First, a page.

File Growth Analysis via Default Trace

SQL Server continuously tracks certain critical events in the “default trace”. Among those events are the file growth events triggered when SQL Server automatically grows a database data or log file, or when a user manually expands a file.

The code below shows a simple method of seeing file growth events contained in the default trace.

DECLARE @trcfilename nvarchar(260);
DECLARE @MinEventSequence int;
DECLARE @MaxEventSequence int;

SELECT @trcfilename = path 
FROM sys.traces 
WHERE is_default = 1;

IF OBJECT_ID('tempdb..#trctemp') IS NOT NULL
BEGIN
    DROP TABLE #trctemp;
END

SELECT *
INTO #trctemp
FROM sys.fn_trace_gettable(@trcfilename, default) tt

/*
	Specify a time-range for our query.  Below example
	will only show events that are at most 60 minutes
	old.
*/
SELECT @MinEventSequence = MAX(t.EventSequence) 
FROM #trctemp t 
WHERE t.StartTime < = DATEADD(MINUTE, -60, GETDATE());

SELECT @MaxEventSequence = MIN(t.EventSequence) 
FROM #trctemp t 
WHERE t.StartTime >= DATEADD(MINUTE, 0, GETDATE());

IF @MaxEventSequence IS NULL
SELECT @MaxEventSequence = MAX(t.EventSequence)
FROM #trctemp t;

SELECT tt.EventSequence
	, [Database] = d.name
    , [Event] = te.name
	, tt.HostName
	, tt.ApplicationName
	, tt.LoginName
	, DurationInSeconds = CONVERT(decimal(10,3), tt.Duration / 1000000e0)
	, tt.StartTime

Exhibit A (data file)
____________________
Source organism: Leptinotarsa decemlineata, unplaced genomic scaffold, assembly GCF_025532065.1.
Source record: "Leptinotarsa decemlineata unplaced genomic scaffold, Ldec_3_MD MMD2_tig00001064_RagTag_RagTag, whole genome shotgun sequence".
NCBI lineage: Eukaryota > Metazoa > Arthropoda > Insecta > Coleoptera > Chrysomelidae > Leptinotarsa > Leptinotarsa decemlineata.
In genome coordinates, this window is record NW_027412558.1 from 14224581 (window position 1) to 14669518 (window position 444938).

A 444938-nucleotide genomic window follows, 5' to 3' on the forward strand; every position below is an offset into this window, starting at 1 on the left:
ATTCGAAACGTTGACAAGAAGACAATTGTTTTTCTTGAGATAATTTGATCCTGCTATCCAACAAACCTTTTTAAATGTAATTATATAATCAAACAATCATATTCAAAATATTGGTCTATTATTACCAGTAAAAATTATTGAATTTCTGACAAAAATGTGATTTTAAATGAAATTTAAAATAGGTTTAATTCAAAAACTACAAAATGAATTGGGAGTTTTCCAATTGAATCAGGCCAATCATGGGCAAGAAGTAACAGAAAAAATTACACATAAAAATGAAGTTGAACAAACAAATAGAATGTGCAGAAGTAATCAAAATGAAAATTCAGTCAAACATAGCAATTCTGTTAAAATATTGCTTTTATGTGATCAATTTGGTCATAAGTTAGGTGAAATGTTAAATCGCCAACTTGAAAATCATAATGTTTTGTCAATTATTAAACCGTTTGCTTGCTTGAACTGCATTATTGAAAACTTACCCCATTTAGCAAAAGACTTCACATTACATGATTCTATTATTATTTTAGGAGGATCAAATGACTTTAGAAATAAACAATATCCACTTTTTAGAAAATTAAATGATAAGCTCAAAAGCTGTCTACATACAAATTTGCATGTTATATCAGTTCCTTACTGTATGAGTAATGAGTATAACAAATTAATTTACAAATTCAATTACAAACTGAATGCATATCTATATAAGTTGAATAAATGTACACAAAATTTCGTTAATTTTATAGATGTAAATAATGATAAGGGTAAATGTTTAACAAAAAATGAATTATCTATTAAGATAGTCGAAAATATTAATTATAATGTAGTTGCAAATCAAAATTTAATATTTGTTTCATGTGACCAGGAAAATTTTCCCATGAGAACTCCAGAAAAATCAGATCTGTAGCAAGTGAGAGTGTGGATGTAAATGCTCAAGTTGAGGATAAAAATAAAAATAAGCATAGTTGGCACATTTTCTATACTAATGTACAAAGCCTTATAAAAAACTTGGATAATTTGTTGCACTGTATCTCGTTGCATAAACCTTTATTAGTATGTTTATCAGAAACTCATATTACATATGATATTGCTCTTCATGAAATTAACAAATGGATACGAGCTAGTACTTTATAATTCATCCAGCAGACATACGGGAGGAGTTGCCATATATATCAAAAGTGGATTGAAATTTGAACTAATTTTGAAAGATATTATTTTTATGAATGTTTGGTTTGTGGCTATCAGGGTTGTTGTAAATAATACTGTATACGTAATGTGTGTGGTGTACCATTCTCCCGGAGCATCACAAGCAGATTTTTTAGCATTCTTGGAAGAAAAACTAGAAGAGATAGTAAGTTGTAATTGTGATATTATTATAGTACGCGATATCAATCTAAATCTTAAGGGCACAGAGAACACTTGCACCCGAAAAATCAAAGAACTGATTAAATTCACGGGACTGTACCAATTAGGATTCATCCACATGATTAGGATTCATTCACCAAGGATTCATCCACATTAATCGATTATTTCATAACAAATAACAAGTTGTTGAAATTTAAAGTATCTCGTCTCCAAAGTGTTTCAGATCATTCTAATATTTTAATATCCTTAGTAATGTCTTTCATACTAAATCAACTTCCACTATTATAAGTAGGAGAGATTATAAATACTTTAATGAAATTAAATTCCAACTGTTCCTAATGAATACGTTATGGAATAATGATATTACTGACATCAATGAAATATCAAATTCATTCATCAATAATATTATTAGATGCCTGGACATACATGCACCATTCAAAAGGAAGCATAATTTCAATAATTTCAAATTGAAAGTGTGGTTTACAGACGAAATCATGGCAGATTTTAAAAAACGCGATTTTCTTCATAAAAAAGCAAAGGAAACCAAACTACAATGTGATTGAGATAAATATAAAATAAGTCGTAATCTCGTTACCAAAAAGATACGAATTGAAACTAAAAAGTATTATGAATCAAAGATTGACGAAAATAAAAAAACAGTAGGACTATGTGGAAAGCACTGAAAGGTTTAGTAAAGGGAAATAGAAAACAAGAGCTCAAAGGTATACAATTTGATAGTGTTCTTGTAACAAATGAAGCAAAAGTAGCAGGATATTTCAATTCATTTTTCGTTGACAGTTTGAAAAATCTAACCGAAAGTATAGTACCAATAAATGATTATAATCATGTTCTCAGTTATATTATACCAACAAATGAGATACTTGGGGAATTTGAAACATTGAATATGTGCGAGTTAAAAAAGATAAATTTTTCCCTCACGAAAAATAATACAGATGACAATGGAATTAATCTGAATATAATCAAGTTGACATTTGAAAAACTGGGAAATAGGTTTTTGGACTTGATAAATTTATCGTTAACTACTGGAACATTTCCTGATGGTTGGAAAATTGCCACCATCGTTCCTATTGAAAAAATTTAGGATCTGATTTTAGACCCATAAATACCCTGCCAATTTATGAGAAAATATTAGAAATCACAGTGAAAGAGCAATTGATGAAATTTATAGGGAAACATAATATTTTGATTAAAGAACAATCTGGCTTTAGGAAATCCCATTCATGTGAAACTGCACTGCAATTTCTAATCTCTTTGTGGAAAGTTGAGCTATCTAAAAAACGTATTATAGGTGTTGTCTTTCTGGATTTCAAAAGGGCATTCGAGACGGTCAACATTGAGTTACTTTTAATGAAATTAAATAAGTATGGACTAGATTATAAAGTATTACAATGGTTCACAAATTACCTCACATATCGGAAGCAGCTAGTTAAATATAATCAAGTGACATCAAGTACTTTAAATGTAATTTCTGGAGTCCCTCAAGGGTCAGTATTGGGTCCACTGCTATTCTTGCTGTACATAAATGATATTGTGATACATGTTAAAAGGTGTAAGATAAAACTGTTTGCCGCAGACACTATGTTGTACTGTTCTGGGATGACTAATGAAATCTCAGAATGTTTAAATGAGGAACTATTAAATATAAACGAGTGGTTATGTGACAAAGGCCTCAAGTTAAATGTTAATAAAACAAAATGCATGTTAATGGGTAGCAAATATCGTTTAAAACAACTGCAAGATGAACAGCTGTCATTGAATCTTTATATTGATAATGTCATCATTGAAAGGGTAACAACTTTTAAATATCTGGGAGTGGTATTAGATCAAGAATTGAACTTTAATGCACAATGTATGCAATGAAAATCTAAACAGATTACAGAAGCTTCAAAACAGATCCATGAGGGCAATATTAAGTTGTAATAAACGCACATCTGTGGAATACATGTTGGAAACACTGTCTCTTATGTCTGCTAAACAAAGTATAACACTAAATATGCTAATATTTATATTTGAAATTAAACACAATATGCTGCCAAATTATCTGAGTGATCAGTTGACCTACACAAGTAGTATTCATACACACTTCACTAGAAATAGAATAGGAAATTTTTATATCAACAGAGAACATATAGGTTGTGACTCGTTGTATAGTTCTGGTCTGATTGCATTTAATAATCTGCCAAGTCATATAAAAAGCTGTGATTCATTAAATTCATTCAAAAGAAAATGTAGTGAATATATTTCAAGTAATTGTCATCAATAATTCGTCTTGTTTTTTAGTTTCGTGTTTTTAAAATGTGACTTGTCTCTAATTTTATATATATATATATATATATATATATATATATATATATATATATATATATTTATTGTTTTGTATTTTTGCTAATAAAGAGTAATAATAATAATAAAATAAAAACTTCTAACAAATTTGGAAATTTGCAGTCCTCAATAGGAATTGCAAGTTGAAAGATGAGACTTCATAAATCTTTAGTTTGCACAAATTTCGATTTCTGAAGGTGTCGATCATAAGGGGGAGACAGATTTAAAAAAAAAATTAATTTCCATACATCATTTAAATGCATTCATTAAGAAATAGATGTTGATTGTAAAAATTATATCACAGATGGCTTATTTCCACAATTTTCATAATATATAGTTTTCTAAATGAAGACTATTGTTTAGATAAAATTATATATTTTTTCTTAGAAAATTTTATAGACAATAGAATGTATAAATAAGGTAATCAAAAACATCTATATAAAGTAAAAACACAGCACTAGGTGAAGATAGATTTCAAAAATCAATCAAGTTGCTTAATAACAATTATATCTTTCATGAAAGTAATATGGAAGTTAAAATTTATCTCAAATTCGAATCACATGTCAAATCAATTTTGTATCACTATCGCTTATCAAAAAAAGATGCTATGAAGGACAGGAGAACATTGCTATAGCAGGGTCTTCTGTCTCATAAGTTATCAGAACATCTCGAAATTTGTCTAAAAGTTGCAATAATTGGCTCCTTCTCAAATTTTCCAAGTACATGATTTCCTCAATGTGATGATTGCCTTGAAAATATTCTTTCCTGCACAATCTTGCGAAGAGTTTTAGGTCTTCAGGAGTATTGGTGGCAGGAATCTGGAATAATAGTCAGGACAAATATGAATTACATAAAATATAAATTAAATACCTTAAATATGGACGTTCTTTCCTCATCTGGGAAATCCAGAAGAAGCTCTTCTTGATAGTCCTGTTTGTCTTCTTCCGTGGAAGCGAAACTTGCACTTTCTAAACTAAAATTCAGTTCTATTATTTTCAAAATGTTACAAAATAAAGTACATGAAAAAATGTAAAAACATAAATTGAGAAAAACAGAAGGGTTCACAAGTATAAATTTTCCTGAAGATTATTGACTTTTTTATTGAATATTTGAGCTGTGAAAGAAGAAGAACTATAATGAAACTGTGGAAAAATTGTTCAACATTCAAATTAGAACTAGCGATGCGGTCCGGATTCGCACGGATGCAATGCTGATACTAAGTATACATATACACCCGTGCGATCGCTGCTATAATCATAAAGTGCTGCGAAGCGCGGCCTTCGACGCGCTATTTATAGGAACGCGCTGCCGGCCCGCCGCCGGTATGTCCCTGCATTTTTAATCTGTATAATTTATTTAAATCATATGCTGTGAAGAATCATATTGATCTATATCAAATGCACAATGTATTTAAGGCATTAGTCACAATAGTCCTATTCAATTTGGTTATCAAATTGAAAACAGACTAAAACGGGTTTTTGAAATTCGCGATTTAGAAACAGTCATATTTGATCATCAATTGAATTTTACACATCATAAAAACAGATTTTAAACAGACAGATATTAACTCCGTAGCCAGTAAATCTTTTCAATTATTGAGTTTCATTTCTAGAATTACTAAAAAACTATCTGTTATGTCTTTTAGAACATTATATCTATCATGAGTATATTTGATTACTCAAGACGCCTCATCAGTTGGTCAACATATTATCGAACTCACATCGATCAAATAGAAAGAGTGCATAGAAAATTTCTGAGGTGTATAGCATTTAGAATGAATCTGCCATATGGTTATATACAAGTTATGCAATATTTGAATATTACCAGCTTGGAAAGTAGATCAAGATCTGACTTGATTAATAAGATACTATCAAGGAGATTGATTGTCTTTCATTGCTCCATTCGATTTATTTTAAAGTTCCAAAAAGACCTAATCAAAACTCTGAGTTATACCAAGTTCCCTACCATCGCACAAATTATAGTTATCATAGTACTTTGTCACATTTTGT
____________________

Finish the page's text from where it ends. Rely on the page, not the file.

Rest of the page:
, tt.EndTime
	, tt.ServerName
	, tt.FileName
FROM #trctemp tt
    INNER JOIN master.sys.databases d ON tt.databaseid = d.database_id
    INNER JOIN sys.trace_events te ON tt.EventClass = te.trace_event_id
WHERE       tt.EventSequence >= @MinEventSequence
    AND tt.EventSequence < = @MaxEventSequence
    AND EventClass IN 
		(
			  92	--Data File Auto Grow
			, 93	--Log File Auto Grow
			, 94	--Data File Auto Shrink
			, 95	--Log File Auto Shrink
		)
ORDER BY tt.EventSequence;

To test this code, I created a simple, small database, and populated it with some data. Here’s the code to do that, which will drop any database you happen to have named ‘TestDB’:

USE master;
GO
IF EXISTS (SELECT 1 FROM sys.databases d WHERE d.name = 'TestDB')
DROP DATABASE TestDB;
GO
CREATE DATABASE TestDB
ON (NAME = TestDB_system, FILENAME = 'C:\TEMP\TestDB_system.mdf'
    , SIZE = 4MB, MAXSIZE = 100MB, FILEGROWTH = 10MB)
LOG ON (NAME = TestDB_log, FILENAME = 'C:\TEMP\TestDB_log.ldf'
    , SIZE = 1MB, MAXSIZE = 100MB, FILEGROWTH = 10MB);
GO
USE TestDB;
GO
CREATE TABLE dbo.TestTable
(
	TestTableID int NOT NULL
		CONSTRAINT PK_TestTable
		PRIMARY KEY CLUSTERED
		IDENTITY(1,1)
	, SomeVal NVARCHAR(1000) NOT NULL
);

/*
    This will insert 10,000 rows into the TestTable, enough for several growth events.
*/
;WITH c AS (
	SELECT v1.Val
	FROM (VALUES (0), (1), (2), (3), (4), (5), (6), (7), (8), (8)) v1(Val)
)
INSERT INTO dbo.TestTable (SomeVal)
SELECT CONVERT(nvarchar(1000), CRYPT_GEN_RANDOM(1000))
FROM c C1
	CROSS JOIN c C2
	CROSS JOIN c C3
	CROSS JOIN c C4;

After creating the test database, and growing it by inserting the test data, I ran the analysis code from the top of this post, which shows the following output:

File Growth Event Results

As you can see in the image above, the file growth events for this database, and it’s log files, are clearly outlined. There are four file growth events, each taking less than a second to complete; two for the data files, and two for the log files.

Let me know if you have any questions about this code in the comments below!